21 January 2016

Landslides in Chile Part 3: the Meson Alto rock avalanche

 The Meson Alto rock avalanche

A few kilometres upstream from the Las Cortaderas rock avalanche lies one of the truly great landslides, the Meson Alto rock avalanche.  This landslide is so large – 4.5 cubic kilometres, which is more than 10 billion tonnes of rock – that it can only really be shown properly on a satellite image:

Meson Alto rock avalanche

Meson Alto rock avalanche via Google Earth

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I have annotated the Google Earth image below to show the main features of the landslide.  Note that the boundaries are approximate, particularly on the downstream part of the deposit, where there may be a combination of rock avalanche deposits and redeposited landslide material from the outburst flood:

Meson Alto rock avalanche

The Meson Alto Rock Avalanche via Google Earth, annotated to show the main features

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The landslide scar is very clear, as is the huge landslide deposit.  Note the way that it has spread downstream.  The rock avalanche is described in detail in a great paper, available online, by Deckart et al. (2014).  They point out that this is a rock avalanche that has been deposited on top of glacial moraine.  The landslide is believed to have occurred about 4,500 years ago.  This is the landslide from downstream:

Meson Alt0 rock avalanche

Meson Alto rock avalanche from downstream

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Note the fluvial (river) terraces between the camera and the deposit in the background.  These may be a combination of the lake deposits from the Las Cortederas landslide and the flood terraces from the breach of the Meson Alto rock avalanche.  This is the artificial dam that has been built to create a lake at the site of a previous natural lake impounded by the landslide.  At some point the natural lake must have drained through a substantial breach event:

Meson Alto rock avalanche

The artificial rock dam at the site of the Meson Alto rock avalanche

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The landslide deposit is the huge pile of debris in the background,  Note how large the dam is in this image – compare that with the Google Earth image above.  This gives an idea of the scale of this landslide.  Capturing the scale of the landslide is extremely difficult.  This is an attempt at a composite image to take in all of the landslide features, taken from the banks of the lake:

Alton Meso rock avalanche

Alton Meso rock avalanche

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Part of the landslide scar is on the left of the image, and the landslide extends across the image to the rock slope on the right side.  The dam blocks the space between the mound of debris and the rock wall on the left side of the image.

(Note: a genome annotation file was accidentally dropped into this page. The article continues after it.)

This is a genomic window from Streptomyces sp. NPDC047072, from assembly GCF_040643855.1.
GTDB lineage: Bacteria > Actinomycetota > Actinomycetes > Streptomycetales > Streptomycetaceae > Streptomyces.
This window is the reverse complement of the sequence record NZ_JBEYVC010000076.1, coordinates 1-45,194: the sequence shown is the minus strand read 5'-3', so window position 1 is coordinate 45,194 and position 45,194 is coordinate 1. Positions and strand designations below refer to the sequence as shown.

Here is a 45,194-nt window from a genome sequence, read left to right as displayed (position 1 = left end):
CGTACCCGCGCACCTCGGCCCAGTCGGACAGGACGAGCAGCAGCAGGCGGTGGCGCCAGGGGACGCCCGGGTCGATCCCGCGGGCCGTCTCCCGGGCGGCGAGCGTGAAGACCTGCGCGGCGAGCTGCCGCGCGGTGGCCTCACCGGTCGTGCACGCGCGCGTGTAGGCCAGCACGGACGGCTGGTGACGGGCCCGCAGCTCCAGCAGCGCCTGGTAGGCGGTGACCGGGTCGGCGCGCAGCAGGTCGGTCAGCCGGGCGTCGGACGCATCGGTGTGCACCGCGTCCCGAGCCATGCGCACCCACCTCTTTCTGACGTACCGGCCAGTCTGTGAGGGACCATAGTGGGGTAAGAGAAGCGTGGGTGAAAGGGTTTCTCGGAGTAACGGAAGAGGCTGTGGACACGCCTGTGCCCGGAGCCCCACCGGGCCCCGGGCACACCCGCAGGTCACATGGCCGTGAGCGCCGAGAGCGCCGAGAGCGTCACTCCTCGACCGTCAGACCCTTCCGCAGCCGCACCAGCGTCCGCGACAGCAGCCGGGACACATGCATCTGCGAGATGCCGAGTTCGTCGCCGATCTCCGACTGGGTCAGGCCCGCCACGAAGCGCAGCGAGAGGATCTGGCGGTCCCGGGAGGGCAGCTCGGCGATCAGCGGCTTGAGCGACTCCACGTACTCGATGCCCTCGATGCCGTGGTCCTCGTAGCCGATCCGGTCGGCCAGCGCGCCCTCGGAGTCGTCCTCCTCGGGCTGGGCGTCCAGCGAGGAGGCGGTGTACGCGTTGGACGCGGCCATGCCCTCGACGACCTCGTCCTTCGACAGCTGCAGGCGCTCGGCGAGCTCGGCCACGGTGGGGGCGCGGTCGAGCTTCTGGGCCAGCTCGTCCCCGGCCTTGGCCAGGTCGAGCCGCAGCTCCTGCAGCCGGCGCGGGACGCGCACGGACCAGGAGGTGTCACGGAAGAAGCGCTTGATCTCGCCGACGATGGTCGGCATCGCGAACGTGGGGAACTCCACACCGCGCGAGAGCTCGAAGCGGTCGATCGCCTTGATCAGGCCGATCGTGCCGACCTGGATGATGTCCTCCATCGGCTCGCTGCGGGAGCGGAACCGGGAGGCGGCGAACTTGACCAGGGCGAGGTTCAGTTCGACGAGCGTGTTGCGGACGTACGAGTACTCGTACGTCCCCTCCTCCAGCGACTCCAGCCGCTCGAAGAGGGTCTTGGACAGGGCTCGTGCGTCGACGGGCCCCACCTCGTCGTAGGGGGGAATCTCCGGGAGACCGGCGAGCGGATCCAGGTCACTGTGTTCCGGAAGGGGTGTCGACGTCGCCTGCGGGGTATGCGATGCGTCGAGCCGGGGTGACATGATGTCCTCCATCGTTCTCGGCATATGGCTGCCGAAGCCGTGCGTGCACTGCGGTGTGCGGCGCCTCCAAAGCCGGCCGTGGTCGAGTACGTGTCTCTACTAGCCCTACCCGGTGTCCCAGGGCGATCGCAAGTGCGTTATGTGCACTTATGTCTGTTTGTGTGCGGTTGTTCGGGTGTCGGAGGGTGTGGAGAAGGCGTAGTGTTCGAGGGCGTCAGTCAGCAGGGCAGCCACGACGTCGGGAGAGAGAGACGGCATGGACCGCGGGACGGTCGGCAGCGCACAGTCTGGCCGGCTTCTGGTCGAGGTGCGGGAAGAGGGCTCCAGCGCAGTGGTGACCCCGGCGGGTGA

Reference

Deckart, K., Pinochet, K., Sepulveda, S., Pinto, L., and Moreiras, S. 2014. New insights on the origin of the Meson Alto deposit, Yeso Valley, central Chile: A composite deposit of glacial and landslide processes? Andean Geology 41 (1): 248-258/

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20 January 2016

Landslides in Chile Part 2: Las Cortaderas

Landslides in Chile Part 2: Las Cortaderas Landslide

Located not far from Santiago, in the upper reaches of the Maipo River catchment, is a very large mass movement, known as the Las Cortaderas Landslide.  This is a fascinating landslide, not least because there are two distinct phases.  The main landslide is vast – an ancient rock avalanche that entered the valley at some point in the past (of which more below).  The frontal portion of this landslide deposit then failed again in the 1958 Las Melosas earthquake, blocking the Yeso River.  This makes the later landslide sound like a small event – it is certainly not.  Sepulveda et al. (2008) estimated that it had a volume of 15 to 20 million cubic metres, which is a large landslide by any standard.   The river was blocked for a few years before breaching naturally.  This is a view of the landslide from upstream:

La Cortaderas landslide

Las Cortaderas Landslide from upstream

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To illustrate the features of the lower part of the landslide, I have annotated the photograph below:

La Cortaderas landslide

Annotated image of the Las Cortaderas Landslide

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This image shows the landslide scar with the deposit on the right hand side (the scar is just to the left of the power cables):

The source of the La Cortaderas landslide

Las Cortaderas Landslide

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But, as mentioned above, the 1958 La Cortaderas landslide is a comparatively small failure of the deposit of a much larger landslide body.  This is the Google Earth image of the site – I have annotated the 1958 landslide and the larger rock avalanche deposit from which it originated:-